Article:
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Safety Alert: If you believe your computer activities are being monitored, please access this site from a safer computer. To immediately exit this site, click the escape button. If you are in immediate danger, contact 911, a local crisis line, or the U.S. National Domestic Violence Hotline at 1-800-799-7233 and TTY 1-800-787-3224.

Limited English Proficiency

Nearly one in four women in the United States reports experiencing domestic violence at some point in her life. Immigrant survivors represent often fail to receive the support services they are guaranteed.

Under Title VI of the Civil Rights Act of 1964, all organizations that receive federal funding must take reasonable steps to ensure meaningful access to individuals with Limited English Proficiency (LEP). LEP persons are those who do not speak English as their primary language and have a limited ability to read, write, speak or understand English.

According to the U.S. Census nearly 20% of people over the age of five living in the United States speak a language other than English and do not speak English very well. In order to carry out enhanced safety planning, ensure meaningful access to services, and provide critical information to assist victims in making informed choices it is imperative for Casa de Esperanza and all those assisting victims of domestic violence to overcome existing language barriers.

The first step for federally supported organizations aiming to guarantee meaningful access to LEP individuals involves an individualized assessment that balances four factors:

  1. The number or proportion of LEP persons eligible to be served or likely to be encountered by the program

  2. The frequency with which LEP individuals come in contact with the program

  3. The nature and importance of the program, activity, or service provided by the program to people’s lives

  4. The resources available to the grantee/recipient or agency, and costs

Once an organizations needs, resources and effects are clearly understood an LEP plan can be implemented and integrated with already established programs. The following represent key elements of an effective LEP plan:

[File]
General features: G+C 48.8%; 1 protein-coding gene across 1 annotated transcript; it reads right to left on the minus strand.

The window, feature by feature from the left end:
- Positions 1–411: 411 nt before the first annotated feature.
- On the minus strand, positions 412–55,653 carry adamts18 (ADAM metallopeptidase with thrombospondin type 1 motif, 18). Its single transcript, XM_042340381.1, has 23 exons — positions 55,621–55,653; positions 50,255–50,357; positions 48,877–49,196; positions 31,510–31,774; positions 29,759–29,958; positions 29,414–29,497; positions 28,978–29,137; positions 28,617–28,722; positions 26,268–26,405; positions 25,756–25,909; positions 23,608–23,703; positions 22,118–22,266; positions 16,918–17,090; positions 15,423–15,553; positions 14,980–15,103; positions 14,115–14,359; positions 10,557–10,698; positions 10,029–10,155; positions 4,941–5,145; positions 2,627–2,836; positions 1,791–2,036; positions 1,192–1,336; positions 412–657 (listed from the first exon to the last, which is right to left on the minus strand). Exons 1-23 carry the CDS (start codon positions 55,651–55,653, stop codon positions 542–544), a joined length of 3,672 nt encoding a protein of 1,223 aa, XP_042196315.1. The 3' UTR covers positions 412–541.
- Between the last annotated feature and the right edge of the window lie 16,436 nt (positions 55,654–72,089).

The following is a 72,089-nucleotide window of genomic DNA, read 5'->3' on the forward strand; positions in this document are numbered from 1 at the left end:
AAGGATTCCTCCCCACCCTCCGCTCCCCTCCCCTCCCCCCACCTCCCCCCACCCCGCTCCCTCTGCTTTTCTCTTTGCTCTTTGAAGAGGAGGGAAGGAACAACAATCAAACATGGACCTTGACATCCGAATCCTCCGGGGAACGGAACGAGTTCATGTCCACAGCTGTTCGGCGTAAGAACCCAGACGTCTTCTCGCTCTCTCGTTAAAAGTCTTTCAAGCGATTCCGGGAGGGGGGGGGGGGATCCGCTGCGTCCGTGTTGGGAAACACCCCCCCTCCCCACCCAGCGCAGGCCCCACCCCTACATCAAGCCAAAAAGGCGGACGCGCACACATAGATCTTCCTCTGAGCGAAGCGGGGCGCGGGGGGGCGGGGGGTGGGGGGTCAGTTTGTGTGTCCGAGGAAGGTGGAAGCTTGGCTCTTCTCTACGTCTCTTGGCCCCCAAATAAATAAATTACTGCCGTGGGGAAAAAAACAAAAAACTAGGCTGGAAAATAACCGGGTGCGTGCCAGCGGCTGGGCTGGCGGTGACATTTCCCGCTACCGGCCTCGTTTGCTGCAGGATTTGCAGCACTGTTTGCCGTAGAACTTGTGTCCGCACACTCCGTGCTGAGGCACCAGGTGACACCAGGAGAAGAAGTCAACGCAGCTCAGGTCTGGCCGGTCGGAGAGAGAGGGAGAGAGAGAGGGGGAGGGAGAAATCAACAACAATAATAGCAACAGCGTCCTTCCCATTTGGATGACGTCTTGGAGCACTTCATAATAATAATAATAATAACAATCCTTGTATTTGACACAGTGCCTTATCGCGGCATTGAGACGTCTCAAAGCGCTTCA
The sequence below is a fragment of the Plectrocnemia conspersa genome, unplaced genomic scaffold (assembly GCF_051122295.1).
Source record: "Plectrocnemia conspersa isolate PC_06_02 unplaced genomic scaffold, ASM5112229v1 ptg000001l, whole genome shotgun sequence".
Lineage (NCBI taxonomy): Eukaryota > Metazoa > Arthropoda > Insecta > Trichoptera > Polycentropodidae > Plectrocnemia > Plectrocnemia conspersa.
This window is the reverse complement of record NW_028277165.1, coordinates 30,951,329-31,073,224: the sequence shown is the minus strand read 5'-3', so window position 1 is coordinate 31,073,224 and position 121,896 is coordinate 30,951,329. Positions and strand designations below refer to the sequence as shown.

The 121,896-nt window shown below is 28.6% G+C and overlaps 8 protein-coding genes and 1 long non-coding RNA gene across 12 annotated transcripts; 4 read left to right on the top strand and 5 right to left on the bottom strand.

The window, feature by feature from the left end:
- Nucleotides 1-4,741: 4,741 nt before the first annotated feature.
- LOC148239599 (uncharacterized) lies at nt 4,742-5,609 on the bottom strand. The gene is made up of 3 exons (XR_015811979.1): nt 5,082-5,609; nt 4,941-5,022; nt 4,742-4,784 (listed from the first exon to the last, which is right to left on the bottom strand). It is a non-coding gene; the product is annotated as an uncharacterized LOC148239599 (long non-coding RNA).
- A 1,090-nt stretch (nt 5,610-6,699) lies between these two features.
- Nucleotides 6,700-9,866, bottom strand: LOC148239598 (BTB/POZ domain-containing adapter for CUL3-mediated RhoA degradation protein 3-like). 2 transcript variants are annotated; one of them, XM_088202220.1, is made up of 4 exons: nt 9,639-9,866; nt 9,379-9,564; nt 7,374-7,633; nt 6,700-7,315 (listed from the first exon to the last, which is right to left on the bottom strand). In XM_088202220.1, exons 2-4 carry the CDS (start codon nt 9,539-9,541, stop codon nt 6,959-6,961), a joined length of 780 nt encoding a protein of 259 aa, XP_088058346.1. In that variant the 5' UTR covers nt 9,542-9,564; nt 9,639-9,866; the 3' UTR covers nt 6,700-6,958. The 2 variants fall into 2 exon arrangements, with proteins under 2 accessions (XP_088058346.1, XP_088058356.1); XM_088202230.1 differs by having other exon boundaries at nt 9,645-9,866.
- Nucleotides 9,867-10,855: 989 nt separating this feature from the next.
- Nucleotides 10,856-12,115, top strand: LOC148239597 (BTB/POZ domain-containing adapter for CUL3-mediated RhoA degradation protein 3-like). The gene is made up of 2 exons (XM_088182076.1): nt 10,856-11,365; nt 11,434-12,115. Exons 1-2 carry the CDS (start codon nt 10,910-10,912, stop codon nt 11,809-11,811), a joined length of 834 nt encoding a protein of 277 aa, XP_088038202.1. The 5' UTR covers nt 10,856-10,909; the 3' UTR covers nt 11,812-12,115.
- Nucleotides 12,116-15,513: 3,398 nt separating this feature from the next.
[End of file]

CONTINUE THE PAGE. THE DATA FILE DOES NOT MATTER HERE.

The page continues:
• Demographic profile of the community

  • Process for identifying LEP persons who need language assistance

  • Identifying ways in which quality language assistance will be provided

  • Training staff and volunteers

  • Outreach and education

  • Monitoring and updating LEP policy

The elements listed above help ensure a targeted yet flexible LEP plan capable of changing to meet the elastic needs of those you serve. However it is important to remember that language barriers are not internally exclusive and widely exist throughout the United States. Becoming a strong advocate for full-language access in the areas of law enforcement, courts, health services and all other programs in your jurisdiction is equally important when assisting LEP individuals.

Casa de Esperanza provides the following services under the direction of the Attorney General regardless of an individuals immigration status or English proficiency:

  • Crisis counseling and intervention programs

  • Child and adult protection services

  • Violence and abuse prevention

  • Victim assistance for victims of domestic violence and other criminal activity

  • Treatment of mental illness or substance abuse

  • Short-term shelter or housing assistance for the homeless, for victims of domestic violence, or for runaway, abused or abandoned children

  • Programs or assistance to help individuals during adverse weather conditions

Accuracy and effective communication are critical in domestic violence situations. Only by practicing consistent cultural and linguistic competency can we help protect the safety of all victims.

For more information and to view the LEP Policy Guidance issued by the Department of Justice, HHS, HUD and other federal agencies for recipients of federal funding click here.